If you don't like it, just reboot, chuck the CD into the trash and forget all about it.

Reply Parent Score: 3

RE: In what sense...
by Splinter on Tue 13th Nov 2012 02:03 in reply to "In what sense..."
Splinter Member since:
2005-07-13

The full C++ API was also a dream. Well thought out and complete in a time where the Windows API was a cobbled together piece of sh*t.

Multi-threading, filesystem events etc were all there and working. There was also the mandatory call IsComputerOn so your program could know if the computer was running. Paired with IsComputerOnFire you could handle significant failure conditions right within your code. ;)

Reply Parent Score: 2

RE[2]: In what sense...
by henderson101 on Tue 13th Nov 2012 12:24 in reply to "RE: In what sense..."
henderson101 Member since:
2006-05-30

The C++ was actually a blessing and a curse. It tied Be to a very specific compiler for a very long time. It was hard to expand the API without a lot of planning or creation of second versions of the classes (they seem to have been doing this for the BeIA project as there's a second namespace with different classes in the Dev kit I've used.) Adding methods to existing classes was costly as they reserved only a number of "slots". Using them up would cause a lot of issues.

The API being multi-threaded was cool, but it forced a lot of uncomfortable synchronisation on to the developer. There was no middle ground - you either adapted or your app sucked. It had the potential to make really simple operations very complex.

Reply Parent Score: 2

RE: In what sense...
by Morgan on Tue 13th Nov 2012 02:19 in reply to "In what sense..."
Morgan Member since:
2005-06-29

djohnston pretty much has it covered, but personally I don't like the UI all that much. I tend to span the deskbar and turn on single window browsing in Tracker whenever I do a new installation.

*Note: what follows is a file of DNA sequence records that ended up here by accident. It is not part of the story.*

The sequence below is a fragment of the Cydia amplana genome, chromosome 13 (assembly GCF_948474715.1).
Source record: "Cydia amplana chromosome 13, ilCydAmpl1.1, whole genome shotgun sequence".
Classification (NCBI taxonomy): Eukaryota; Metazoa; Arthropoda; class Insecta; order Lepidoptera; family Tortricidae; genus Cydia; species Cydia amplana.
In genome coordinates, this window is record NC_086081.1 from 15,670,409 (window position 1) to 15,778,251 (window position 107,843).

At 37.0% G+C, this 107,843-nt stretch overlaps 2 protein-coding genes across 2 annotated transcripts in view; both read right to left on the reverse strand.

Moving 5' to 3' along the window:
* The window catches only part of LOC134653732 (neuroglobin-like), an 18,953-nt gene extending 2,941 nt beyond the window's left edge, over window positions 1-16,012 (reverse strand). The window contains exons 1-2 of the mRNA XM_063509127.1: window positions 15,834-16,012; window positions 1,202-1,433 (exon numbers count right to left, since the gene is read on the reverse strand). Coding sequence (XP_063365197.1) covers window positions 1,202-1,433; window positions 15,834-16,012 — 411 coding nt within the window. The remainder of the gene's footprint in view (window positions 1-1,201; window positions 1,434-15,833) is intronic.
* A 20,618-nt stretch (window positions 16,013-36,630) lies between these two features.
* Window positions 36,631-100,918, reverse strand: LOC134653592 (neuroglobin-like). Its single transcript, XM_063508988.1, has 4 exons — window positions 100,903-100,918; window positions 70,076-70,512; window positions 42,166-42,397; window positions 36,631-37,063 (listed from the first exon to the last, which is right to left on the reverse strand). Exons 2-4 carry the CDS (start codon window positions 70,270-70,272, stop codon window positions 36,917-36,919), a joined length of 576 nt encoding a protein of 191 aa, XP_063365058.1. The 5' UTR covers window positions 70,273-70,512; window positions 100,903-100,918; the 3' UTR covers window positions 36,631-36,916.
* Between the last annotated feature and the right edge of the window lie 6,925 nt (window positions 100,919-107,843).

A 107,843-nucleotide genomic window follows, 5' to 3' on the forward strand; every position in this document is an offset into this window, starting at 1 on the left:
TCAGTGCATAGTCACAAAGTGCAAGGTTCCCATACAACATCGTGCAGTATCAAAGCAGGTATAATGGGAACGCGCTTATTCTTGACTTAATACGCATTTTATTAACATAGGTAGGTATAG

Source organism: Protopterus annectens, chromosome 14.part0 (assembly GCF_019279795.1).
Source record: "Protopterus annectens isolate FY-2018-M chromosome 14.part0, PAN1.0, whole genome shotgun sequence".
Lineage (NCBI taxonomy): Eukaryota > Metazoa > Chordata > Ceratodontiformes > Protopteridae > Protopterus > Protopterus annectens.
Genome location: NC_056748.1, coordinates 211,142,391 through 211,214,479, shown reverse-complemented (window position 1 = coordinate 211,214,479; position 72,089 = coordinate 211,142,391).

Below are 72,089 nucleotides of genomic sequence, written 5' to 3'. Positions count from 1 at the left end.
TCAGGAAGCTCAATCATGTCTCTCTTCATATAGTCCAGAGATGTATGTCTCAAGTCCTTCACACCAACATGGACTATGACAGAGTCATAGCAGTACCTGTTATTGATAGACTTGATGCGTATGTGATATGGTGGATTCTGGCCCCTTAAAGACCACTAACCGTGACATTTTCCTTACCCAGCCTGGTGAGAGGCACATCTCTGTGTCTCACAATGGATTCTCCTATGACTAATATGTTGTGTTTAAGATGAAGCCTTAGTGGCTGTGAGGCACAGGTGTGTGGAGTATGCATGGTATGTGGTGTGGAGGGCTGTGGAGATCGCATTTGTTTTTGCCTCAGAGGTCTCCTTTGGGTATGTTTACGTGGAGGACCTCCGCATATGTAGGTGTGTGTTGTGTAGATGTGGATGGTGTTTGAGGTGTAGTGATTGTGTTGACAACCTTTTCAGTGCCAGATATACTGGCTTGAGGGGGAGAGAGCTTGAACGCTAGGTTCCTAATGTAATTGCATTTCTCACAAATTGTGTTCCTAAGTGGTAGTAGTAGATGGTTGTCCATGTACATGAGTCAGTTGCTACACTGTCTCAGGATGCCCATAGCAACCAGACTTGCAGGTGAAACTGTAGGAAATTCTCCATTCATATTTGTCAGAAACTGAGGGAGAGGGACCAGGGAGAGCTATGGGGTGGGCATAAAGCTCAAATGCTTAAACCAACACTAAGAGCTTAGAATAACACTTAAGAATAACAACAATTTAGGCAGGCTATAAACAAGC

What drew me to BeOS in the first place (besides being an alternative to Windows 98 and GNU/Linux) was the amazing multimedia software that ran on it, as well as the simplicity and power of the file system. I could achieve a very productive and comfortable workflow that simply wasn't possible on any other OS at that time.

Since then I've found OS X to be close to my ideal both for audio work and for my general workflow, and recently KDE on GNU/Linux is manageable for the latter. But I have a feeling that a mature Haiku will be what I've really been looking for.

Reply Parent Score: 4

RE: In what sense...
by Bill Shooter of Bul on Tue 13th Nov 2012 14:50 in reply to "In what sense..."
Bill Shooter of Bul Member since:
2006-07-14

Oh, back in the late 90's Windows just terminally sucked. Mac OS Sucked. Linux on the desktop wasn't pretty ( visually or functionally). But BeOS... was beautiful and it worked. I only used it on x86, but it fully supported my hardware with zero configuration-- including my tv tuner ( which barely worked in windows without crashing it every 10 minutes). It was awesome. Plus it gave you a haiku in the web browser when an error occurred, that was so cool. Never got around to exploring the api much, just a few hello world programs, plus a port of my senior research program that modeled various high energy particle reactions.

Reply Parent Score: 2

RE[2]: In what sense...
by zima on Tue 13th Nov 2012 20:02 in reply to "RE: In what sense..."
zima Member since:
2005-07-06

my senior research program that modeled various high energy particle reactions.

That made me wonder: is that what your avatar sort of shows, is it somehow related?

Reply Parent Score: 2

RE: In what sense...
by Tuishimi on Tue 13th Nov 2012 15:01 in reply to "In what sense..."
Tuishimi Member since:
2005-07-06

I enjoyed working with the database-like file system. Scripting and creating some dynamic website code in Python was fun too... I just loved how it all worked, looked, FELT...

When Haiku can do everything R5 (with the beta networking update) could do I will definitely consider moving back to it even ditching my games on Windows (or at least making Windows secondary).

The only API work I did was to add syntax plugins for an editor... so that doesn't really count.

Reply Parent Score: 2